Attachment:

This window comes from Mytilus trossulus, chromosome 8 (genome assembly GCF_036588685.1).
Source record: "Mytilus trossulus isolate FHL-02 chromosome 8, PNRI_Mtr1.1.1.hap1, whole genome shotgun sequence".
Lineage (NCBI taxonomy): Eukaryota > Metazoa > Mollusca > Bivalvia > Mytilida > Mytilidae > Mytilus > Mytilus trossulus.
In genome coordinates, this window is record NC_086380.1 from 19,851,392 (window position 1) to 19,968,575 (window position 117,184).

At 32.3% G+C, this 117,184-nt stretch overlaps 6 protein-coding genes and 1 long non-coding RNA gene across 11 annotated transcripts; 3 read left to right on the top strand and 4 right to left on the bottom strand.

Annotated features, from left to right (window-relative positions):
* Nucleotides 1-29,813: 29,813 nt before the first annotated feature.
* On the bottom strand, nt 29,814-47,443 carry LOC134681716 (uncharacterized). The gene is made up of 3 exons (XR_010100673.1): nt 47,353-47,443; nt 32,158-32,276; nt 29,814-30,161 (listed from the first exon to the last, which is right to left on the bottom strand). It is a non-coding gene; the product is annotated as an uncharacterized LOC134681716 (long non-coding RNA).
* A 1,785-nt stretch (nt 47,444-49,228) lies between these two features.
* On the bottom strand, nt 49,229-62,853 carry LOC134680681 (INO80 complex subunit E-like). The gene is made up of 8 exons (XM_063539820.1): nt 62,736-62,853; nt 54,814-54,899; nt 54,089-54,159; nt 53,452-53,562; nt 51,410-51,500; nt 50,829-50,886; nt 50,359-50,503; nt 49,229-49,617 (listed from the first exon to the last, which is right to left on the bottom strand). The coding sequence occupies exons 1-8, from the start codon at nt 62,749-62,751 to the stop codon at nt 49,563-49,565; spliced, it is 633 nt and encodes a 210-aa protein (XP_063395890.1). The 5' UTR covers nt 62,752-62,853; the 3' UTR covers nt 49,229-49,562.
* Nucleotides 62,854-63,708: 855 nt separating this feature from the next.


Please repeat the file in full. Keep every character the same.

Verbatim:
This window comes from Mytilus trossulus, chromosome 8 (genome assembly GCF_036588685.1).
Source record: "Mytilus trossulus isolate FHL-02 chromosome 8, PNRI_Mtr1.1.1.hap1, whole genome shotgun sequence".
Lineage (NCBI taxonomy): Eukaryota > Metazoa > Mollusca > Bivalvia > Mytilida > Mytilidae > Mytilus > Mytilus trossulus.
In genome coordinates, this window is record NC_086380.1 from 19,851,392 (window position 1) to 19,968,575 (window position 117,184).

At 32.3% G+C, this 117,184-nt stretch overlaps 6 protein-coding genes and 1 long non-coding RNA gene across 11 annotated transcripts; 3 read left to right on the top strand and 4 right to left on the bottom strand.

Annotated features, from left to right (window-relative positions):
* Nucleotides 1-29,813: 29,813 nt before the first annotated feature.
* On the bottom strand, nt 29,814-47,443 carry LOC134681716 (uncharacterized). The gene is made up of 3 exons (XR_010100673.1): nt 47,353-47,443; nt 32,158-32,276; nt 29,814-30,161 (listed from the first exon to the last, which is right to left on the bottom strand). It is a non-coding gene; the product is annotated as an uncharacterized LOC134681716 (long non-coding RNA).
* A 1,785-nt stretch (nt 47,444-49,228) lies between these two features.
* On the bottom strand, nt 49,229-62,853 carry LOC134680681 (INO80 complex subunit E-like). The gene is made up of 8 exons (XM_063539820.1): nt 62,736-62,853; nt 54,814-54,899; nt 54,089-54,159; nt 53,452-53,562; nt 51,410-51,500; nt 50,829-50,886; nt 50,359-50,503; nt 49,229-49,617 (listed from the first exon to the last, which is right to left on the bottom strand). The coding sequence occupies exons 1-8, from the start codon at nt 62,749-62,751 to the stop codon at nt 49,563-49,565; spliced, it is 633 nt and encodes a 210-aa protein (XP_063395890.1). The 5' UTR covers nt 62,752-62,853; the 3' UTR covers nt 49,229-49,562.
* Nucleotides 62,854-63,708: 855 nt separating this feature from the next.